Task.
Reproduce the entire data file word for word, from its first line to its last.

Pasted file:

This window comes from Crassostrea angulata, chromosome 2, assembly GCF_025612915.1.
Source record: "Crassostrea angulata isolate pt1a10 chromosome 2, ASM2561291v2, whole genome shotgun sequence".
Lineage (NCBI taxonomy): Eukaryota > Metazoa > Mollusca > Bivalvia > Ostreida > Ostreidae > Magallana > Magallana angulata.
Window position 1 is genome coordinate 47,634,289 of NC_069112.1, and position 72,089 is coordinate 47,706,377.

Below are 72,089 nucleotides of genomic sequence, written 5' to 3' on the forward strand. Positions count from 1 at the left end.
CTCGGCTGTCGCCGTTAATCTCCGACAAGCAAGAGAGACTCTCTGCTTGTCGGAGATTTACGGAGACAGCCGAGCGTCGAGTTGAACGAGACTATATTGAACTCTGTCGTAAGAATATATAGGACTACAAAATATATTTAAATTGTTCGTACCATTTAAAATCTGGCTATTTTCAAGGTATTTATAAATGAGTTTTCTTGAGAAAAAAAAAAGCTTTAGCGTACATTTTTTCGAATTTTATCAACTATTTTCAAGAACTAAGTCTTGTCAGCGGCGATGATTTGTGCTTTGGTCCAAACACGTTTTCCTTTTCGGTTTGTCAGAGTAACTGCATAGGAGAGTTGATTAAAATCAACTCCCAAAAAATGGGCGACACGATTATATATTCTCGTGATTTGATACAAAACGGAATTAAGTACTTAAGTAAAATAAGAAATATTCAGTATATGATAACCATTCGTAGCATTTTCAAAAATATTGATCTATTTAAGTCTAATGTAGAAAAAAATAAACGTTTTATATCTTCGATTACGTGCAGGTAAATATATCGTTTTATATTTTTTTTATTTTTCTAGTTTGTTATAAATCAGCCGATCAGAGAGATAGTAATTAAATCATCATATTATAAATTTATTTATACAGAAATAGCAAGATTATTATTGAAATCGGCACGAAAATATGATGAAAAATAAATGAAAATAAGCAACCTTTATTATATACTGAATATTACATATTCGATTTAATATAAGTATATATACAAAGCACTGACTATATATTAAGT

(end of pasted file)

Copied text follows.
This window comes from Crassostrea angulata, chromosome 2, assembly GCF_025612915.1.
Source record: "Crassostrea angulata isolate pt1a10 chromosome 2, ASM2561291v2, whole genome shotgun sequence".
Lineage (NCBI taxonomy): Eukaryota > Metazoa > Mollusca > Bivalvia > Ostreida > Ostreidae > Magallana > Magallana angulata.
Window position 1 is genome coordinate 47,634,289 of NC_069112.1, and position 72,089 is coordinate 47,706,377.

Below are 72,089 nucleotides of genomic sequence, written 5' to 3' on the forward strand. Positions count from 1 at the left end.
CTCGGCTGTCGCCGTTAATCTCCGACAAGCAAGAGAGACTCTCTGCTTGTCGGAGATTTACGGAGACAGCCGAGCGTCGAGTTGAACGAGACTATATTGAACTCTGTCGTAAGAATATATAGGACTACAAAATATATTTAAATTGTTCGTACCATTTAAAATCTGGCTATTTTCAAGGTATTTATAAATGAGTTTTCTTGAGAAAAAAAAAAGCTTTAGCGTACATTTTTTCGAATTTTATCAACTATTTTCAAGAACTAAGTCTTGTCAGCGGCGATGATTTGTGCTTTGGTCCAAACACGTTTTCCTTTTCGGTTTGTCAGAGTAACTGCATAGGAGAGTTGATTAAAATCAACTCCCAAAAAATGGGCGACACGATTATATATTCTCGTGATTTGATACAAAACGGAATTAAGTACTTAAGTAAAATAAGAAATATTCAGTATATGATAACCATTCGTAGCATTTTCAAAAATATTGATCTATTTAAGTCTAATGTAGAAAAAAATAAACGTTTTATATCTTCGATTACGTGCAGGTAAATATATCGTTTTATATTTTTTTTATTTTTCTAGTTTGTTATAAATCAGCCGATCAGAGAGATAGTAATTAAATCATCATATTATAAATTTATTTATACAGAAATAGCAAGATTATTATTGAAATCGGCACGAAAATATGATGAAAAATAAATGAAAATAAGCAACCTTTATTATATACTGAATATTACATATTCGATTTAATATAAGTATATATACAAAGCACTGACTATATATTAAGT